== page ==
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The next level for Corbion

Corbion, a food ingredients and biobased chemicals company, has officially unveiled its newly advanced R&D and applications laboratory in Gorinchem, the Netherlands.

It is here, in the purpose-built 3,500 square metre facility, that confectionery ingredient development takes centre stage. The company can now offer customers more collaborative new product development (NPD) services, faster development times and exhaustive testing and trialling under conditions that mimic its specific manufacturing environments.

Anieke Wierenga, senior innovation director, told Confectionery Production: “The lab offers a complete package where we can combine product development with instant application and sensory testing capabilities. This allows us to develop and evaluate buffered acid blends and acid powder products that meet the needs of our customers on taste impact and stability.

“Our in-house sensory capability allows for a good evaluation of sweet and sour taste profiles. Meanwhile, our food lab allows us to carry out all basic measurements and stability tests on our solutions themselves and in application.”

Powder developments

The globally increasing demand for powder coatings seemed to be the words on everybody’s lips during the laboratory tour. “We are seeing increased demand for new and extreme flavour profiles, including sourness. This is particularly prominent in Europe. On top of that, we are also seeing a lot more demand for powder,” explains Wierenga.

Powder development uses three main core technologies: spray drying, ingredient blending and coating technology. It is the new spray drying technique that allows developers to evaporate liquids resulting in a free flowing powder and a decrease in particles, enabling reduced transportation costs. This, alongside customers being able to handle powders more easily, are good reasons for its preference.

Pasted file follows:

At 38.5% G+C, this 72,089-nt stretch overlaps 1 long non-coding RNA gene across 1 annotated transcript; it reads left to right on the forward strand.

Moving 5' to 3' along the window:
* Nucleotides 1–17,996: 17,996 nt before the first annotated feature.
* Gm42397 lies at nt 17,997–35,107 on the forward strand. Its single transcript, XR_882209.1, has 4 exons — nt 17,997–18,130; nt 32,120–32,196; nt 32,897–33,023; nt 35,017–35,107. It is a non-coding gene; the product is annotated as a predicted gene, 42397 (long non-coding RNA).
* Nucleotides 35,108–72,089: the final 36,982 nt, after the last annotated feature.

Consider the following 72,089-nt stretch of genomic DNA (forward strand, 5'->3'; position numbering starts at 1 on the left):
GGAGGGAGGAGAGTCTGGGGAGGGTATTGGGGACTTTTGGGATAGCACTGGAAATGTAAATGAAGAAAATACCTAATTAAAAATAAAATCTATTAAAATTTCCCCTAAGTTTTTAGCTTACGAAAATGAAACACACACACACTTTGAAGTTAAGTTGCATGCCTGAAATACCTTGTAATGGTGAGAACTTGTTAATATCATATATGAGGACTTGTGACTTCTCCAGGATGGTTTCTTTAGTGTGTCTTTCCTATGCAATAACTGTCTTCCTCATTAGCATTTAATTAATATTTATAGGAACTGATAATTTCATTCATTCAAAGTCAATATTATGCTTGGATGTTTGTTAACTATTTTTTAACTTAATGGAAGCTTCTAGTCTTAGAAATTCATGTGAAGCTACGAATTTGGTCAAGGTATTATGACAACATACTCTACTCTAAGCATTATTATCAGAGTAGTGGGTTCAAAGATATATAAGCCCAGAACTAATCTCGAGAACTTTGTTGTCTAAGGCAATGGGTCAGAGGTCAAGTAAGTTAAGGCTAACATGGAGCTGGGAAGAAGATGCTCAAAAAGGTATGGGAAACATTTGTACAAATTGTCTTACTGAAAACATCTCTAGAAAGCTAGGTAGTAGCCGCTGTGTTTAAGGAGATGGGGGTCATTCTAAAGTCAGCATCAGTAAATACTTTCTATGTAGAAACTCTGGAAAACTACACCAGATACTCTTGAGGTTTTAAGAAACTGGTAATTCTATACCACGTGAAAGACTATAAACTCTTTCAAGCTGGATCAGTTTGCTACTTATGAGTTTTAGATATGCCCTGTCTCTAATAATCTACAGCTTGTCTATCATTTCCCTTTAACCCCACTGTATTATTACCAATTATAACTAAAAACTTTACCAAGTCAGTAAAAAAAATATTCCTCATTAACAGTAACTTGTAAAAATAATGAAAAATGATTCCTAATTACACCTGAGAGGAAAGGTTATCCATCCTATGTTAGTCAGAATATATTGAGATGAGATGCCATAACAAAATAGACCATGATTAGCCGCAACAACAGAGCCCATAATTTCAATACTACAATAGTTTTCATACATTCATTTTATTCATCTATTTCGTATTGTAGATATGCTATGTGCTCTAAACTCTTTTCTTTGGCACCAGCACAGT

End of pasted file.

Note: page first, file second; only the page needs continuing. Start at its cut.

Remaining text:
Despite its recent inauguration, the new laboratory had already originated the Purac Powder MA, a malic acid powder for acid-sanded confectionery. This ensures improved stability in terms of acid migration and moisture uptake from the environment, allowing the candy to remain dry throughout its shelf life and dissolve much faster on consumption, giving consumers an instantaneous burst of acidity.

Predictive modelling

Climate control rooms, located in the food laboratory enable Corbion to mimic environments in Europe as well as Asia, to measure its impact on candy, and in particular powders.

“We continuously improve our existing offering and develop new products on the basis on proven technologies. One example of such a technology is our ability to develop stable and instantly sour tasting acid powders, in various confectionery applications including jellies, marshmallows and chewing gum,” says Wierenga.

Unique to the company is its predictive modelling tool that enables technologists to test sourness and stability in hard boiled candy. “We use our Corbion Sourness & Stability calculator to assist candy producers in reformulating their products. This tool calculates the impact of ingredients on important candy parameters such as sugar inversion and sour taste,” she explains.

Collaborative efforts

There is no doubt that the new facilities being used by Corbion enable them to move in a strategy sharing direction, allowing for more interaction between themselves and customers.

The team have expressed excitement for their future at the new R&D centre with continuing confectionery ingredient trends giving them plenty to work towards. “We’re seeing a move away from gelatine toward vegetable stabilisers such as pectin. As vegetarianism reaches new heights, confectioners are increasingly reformulating their recipes to appeal to consumers who have a general interest in a healthy and sustainable lifestyle,” says Wierenga.

“In addition, we’re noticing confectioners are developing natural and palm oil-free versions of their existing products. A category typically associated with artificial colours and flavours, confectionery producers are looking to create greater appeal for consumers wanting to avoid artificial ingredients. Replacing these ingredients with naturally-driven alternatives is one way confectioners are reformulating their recipes to facilitate this,” she explains.

“At the same time, despite the fact that food manufacturers are increasingly incorporating sustainably sourced palm oil (RSPO) into their recipes, many consumers have a negative perception of palm oil. As a result, confectioners are creating palm oil-free versions of their current product portfolio. Reformulating without palm oil brings additional benefits too, as its inclusion can often create off taste and a fatty mouthfeel, particularly in sugar confectionery,” she concludes.

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